The pink vs blue debate: why we should say no to gender gapped products.

Just recently, Erin Chack from Buzzfeed  ran an interesting article that told the story of 21 everyday products that are entirely designed and sold on gender differences premises.  From ear plugs to tea and tissues, we are invited to take a visual trip that pretty much consists of a pink panorama for women and a deep blue landscape for men.

As much as I support the idea of men and women wearing different clothes and preserving their biological heritage, I wonder why women are still regarded as pink fluffy products maniacs that need special deodorants, razors or beers? I for one have used my boyfriend’s deodorant without setting my armpits on fire and I just as well used a unisex razor without getting an allergy. Do we actually need all these contrasting products or are they on the market just to remind us how different society really tries to makes us look?

Even if I could get my mind wrapped around the idea that we are likely to prefer glossy, cotton-candy like products what is really infuriating is that some of these products are addressed to children. Sexist Kinder eggs and M&M’s are now available as an educational tool that can be used to teach the future generation of our apparently unlike eating preferences.  

Non-state actors, especially big companies whose products target both men and women should get more involved in mending the gender gap and should not create revenue at the expense of differential manufactured goods. I think parents, men and women alike should be more vocal about the need to desegregate toys, accessories, clothes and any other product that can collaterally affect the way young children label each other.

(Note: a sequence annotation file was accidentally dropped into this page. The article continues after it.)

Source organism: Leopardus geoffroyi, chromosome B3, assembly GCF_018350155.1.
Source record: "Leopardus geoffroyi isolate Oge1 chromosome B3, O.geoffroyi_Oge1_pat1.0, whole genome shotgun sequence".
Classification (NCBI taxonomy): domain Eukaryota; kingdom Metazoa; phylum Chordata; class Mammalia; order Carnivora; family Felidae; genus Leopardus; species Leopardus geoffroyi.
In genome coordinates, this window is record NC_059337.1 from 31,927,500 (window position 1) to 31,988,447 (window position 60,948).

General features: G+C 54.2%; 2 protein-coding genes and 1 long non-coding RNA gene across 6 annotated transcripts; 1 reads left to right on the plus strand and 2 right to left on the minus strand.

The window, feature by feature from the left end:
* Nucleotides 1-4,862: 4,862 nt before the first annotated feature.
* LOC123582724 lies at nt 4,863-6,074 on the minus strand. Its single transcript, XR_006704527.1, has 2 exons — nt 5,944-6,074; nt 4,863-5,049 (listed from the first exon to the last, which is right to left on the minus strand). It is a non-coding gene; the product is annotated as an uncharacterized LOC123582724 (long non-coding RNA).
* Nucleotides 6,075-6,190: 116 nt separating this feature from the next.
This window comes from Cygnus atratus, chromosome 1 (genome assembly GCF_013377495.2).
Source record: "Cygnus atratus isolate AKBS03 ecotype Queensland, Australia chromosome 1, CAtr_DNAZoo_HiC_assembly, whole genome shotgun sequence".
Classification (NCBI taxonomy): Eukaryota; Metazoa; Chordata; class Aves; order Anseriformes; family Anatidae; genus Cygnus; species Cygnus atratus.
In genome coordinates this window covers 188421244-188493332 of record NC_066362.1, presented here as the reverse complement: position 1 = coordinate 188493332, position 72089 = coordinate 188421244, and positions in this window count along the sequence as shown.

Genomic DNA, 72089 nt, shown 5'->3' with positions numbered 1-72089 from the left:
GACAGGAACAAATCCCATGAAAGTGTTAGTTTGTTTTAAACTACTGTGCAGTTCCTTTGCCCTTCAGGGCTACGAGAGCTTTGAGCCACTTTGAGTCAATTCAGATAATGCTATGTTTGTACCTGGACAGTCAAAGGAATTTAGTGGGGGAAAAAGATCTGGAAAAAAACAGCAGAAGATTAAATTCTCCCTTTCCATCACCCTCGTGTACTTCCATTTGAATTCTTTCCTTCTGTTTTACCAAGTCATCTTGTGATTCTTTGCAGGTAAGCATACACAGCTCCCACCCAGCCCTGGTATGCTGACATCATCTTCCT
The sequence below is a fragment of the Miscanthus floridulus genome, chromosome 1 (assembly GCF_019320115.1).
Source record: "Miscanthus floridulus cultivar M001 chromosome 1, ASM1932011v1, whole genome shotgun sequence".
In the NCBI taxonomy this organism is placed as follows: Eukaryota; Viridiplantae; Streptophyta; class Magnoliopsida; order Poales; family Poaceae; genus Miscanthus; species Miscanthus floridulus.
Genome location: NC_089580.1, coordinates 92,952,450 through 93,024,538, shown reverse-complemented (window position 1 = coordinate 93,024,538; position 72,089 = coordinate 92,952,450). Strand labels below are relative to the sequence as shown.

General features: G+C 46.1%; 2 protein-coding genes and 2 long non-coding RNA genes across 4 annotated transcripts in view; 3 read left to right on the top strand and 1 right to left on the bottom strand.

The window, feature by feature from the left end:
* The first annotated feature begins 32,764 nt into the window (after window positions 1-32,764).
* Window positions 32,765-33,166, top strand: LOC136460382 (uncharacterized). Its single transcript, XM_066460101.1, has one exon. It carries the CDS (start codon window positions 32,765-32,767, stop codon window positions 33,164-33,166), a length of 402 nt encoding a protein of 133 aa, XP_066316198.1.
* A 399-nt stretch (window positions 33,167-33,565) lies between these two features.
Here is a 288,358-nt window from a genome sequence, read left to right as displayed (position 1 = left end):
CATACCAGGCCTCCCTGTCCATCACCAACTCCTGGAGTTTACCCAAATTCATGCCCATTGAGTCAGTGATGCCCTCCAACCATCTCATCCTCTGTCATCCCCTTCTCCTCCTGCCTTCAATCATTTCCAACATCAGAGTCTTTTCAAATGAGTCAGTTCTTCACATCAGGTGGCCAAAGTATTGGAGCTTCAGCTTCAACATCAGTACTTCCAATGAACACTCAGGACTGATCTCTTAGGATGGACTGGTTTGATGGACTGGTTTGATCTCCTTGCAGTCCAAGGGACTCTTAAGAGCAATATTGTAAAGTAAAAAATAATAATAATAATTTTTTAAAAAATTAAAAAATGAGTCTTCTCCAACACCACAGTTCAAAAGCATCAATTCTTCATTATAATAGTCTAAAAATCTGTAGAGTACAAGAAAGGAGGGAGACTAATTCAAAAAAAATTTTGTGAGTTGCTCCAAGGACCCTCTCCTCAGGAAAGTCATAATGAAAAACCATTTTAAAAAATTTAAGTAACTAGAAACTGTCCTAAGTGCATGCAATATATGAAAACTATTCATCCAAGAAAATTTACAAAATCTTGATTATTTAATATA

A group of exceptionally concerned parents from the UK started the initiative Let toys be toys, advocating against gender based marketing and its influence on children. They managed to persuade a few retailers into removing the gender labels on the packaging. If you support their project, sign the petition or donate here.

Another example of thinking outside the box is Goldie Bloxs, who’s CEO Debbie Sterling envisioned a world where young girls are encouraged to pursue science and engineering.  By designing and upholding non-stereotypical toys, the company is trying to alter the sociological discourse dominated by the idea that science is a man’s world.

If you also disagree with gender advertising maneuvers and consider that men and women can and should use the same type of frying pans, socks or pens spread the word around the world!




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